The term "waveform" refers to the shape of any [graph] of a primary variable plotted on the vertical axis against another secondary variable (commonly time) plotted on the horizontal axis. The axes are sometimes rotated through 90 degrees. An instrument called an oscilloscope can be used pictorially to represent a wave as an image on a screen. A waveform can be depicted by a graph that shows the changes in a recorded signal's amplitude over the duration of recording. The amplitude of the signal is measured on the -axis (vertical), and time on the -axis (horizontal).
- Sine wave. The amplitude of the waveform follows a trigonometric sine function with respect to time.
- Square wave. This waveform is commonly used to represent digital information. A square wave of constant period contains odd harmonics that decrease at −6 dB/octave.
- Triangle wave. It contains odd harmonics that decrease at −12 dB/octave.
- Sawtooth wave. This looks like the teeth of a saw. Found often in time bases for display scanning. It is used as the starting point for subtractive synthesis, as a sawtooth wave of constant period contains odd and even harmonics that decrease at −6 dB/octave.
The Fourier series describes the decomposition of periodic waveforms, such that any periodic waveform can be formed by the sum of a (possibly infinite) set of fundamental and harmonic components. Finite-energy non-periodic waveforms can be analyzed into sinusoids by the Fourier transform.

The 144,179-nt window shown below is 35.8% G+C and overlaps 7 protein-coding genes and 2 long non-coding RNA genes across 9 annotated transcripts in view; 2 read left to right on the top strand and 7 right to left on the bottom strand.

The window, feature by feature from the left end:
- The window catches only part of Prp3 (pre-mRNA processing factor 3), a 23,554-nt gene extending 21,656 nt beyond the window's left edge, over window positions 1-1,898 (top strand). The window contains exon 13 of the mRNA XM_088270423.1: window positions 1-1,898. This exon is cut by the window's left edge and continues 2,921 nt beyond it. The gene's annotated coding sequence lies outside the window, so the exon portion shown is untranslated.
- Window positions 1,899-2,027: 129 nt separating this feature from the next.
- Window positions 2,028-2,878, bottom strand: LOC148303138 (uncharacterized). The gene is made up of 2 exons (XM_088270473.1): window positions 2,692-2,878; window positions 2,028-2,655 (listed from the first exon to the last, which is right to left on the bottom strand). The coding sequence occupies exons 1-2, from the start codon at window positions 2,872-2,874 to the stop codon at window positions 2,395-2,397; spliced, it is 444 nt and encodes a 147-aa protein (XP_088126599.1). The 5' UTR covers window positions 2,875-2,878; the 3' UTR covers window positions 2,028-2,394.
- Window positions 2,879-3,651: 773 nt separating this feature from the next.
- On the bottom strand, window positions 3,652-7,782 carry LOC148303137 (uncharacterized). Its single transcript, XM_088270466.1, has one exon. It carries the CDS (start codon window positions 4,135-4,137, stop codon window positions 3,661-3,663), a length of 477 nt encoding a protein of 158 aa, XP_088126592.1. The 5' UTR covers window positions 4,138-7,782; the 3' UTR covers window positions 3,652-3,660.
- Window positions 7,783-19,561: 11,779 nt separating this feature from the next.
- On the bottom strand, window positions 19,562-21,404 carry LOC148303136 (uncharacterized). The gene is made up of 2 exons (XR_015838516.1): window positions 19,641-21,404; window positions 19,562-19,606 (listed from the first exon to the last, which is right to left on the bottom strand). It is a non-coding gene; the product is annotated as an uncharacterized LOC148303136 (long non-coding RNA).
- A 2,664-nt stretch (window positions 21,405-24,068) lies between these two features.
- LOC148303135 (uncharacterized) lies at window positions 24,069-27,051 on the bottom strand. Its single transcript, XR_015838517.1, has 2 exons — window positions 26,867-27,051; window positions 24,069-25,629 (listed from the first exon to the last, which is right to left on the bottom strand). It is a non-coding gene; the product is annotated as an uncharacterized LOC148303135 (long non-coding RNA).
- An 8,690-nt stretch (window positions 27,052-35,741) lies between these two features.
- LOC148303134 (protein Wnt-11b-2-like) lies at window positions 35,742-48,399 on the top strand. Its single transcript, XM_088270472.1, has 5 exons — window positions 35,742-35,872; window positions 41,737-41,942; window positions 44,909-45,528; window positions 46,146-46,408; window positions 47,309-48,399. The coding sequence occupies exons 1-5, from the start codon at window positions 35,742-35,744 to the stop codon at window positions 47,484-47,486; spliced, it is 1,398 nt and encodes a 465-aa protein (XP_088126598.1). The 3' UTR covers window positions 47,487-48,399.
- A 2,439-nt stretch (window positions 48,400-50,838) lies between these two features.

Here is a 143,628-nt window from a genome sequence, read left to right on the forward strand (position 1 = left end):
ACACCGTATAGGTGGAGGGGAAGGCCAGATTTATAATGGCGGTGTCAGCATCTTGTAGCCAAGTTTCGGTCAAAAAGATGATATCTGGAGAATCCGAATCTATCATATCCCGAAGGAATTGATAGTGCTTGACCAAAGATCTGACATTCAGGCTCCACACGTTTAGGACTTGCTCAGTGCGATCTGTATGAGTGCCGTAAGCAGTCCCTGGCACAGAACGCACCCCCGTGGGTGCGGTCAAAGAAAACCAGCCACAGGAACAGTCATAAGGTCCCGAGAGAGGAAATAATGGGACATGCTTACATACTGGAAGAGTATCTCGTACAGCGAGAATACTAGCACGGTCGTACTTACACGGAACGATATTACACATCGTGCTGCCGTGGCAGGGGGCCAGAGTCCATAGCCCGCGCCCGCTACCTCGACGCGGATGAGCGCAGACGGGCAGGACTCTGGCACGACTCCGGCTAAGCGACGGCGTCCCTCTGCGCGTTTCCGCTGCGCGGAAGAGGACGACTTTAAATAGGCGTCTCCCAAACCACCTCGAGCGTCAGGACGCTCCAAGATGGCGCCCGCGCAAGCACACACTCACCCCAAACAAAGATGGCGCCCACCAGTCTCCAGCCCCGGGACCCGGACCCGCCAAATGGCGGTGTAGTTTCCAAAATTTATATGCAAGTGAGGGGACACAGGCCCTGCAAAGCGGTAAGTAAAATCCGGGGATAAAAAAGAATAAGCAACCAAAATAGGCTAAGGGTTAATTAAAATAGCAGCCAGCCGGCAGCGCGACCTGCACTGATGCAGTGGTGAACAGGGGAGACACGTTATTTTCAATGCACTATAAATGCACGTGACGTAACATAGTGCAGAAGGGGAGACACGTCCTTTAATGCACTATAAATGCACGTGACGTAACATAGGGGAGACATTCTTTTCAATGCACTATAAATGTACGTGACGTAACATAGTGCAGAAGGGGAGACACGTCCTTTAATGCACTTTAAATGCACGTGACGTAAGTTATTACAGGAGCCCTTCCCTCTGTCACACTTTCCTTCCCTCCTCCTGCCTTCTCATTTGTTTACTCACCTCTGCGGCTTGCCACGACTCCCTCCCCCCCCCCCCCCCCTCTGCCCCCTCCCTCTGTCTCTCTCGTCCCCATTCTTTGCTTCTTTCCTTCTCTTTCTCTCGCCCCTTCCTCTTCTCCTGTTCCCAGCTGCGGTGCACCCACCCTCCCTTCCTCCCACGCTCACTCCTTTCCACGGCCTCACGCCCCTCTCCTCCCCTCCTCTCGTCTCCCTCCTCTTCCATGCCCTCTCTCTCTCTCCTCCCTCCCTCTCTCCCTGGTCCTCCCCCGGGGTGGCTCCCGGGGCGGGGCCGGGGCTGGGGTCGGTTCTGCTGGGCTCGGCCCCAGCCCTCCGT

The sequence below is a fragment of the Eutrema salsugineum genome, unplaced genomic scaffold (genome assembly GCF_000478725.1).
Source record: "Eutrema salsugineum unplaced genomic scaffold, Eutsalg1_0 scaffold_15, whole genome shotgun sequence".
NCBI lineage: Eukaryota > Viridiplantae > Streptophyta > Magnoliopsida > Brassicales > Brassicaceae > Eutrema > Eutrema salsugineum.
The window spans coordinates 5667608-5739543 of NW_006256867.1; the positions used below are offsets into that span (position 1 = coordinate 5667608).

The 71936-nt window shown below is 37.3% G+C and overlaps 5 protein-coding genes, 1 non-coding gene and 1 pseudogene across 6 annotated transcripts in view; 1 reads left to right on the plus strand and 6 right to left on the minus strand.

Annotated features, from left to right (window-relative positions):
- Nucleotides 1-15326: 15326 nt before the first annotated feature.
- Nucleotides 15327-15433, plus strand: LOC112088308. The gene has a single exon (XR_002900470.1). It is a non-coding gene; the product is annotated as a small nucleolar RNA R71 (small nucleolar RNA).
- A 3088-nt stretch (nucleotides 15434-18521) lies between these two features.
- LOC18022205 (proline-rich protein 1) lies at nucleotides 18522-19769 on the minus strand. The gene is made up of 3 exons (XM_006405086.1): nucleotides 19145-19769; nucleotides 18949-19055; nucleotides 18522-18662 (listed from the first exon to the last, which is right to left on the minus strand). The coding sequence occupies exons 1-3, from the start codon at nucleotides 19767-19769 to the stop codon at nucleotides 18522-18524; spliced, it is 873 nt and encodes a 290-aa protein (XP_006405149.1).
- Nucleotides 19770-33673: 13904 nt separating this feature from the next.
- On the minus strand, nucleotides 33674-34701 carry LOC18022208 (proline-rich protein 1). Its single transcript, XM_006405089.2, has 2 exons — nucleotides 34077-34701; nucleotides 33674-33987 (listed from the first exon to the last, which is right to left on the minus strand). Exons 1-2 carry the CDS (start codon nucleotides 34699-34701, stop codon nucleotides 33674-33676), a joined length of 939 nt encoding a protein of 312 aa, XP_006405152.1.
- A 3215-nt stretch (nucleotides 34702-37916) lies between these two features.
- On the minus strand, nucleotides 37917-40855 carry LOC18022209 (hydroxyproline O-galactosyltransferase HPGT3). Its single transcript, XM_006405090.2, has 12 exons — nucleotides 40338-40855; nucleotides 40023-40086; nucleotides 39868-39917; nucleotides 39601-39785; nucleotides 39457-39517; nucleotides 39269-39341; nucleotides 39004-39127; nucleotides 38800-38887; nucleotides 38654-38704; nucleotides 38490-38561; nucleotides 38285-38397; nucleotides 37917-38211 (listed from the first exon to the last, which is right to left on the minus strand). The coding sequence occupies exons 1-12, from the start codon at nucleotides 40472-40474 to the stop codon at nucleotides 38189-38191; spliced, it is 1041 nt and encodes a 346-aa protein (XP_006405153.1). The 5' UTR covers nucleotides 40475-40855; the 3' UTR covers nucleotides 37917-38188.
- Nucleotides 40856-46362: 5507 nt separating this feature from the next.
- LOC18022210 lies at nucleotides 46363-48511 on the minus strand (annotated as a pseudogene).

Other waveforms are often called composite waveforms and can often be described as a combination of a number of sinusoidal waves or other basis functions added together.
- AC waveform
- Arbitrary waveform generator
- Crest factor
- Frequency domain
- Phase offset modulation
- Spectrum analyzer
- Waveform monitor
- Waveform viewer
- Wave packet
- "Waveform Definition". techterms.com. Retrieved 2015-12-09.
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|Wikimedia Commons has media related to Waveforms.|
- Collection of single cycle waveforms sampled from various sources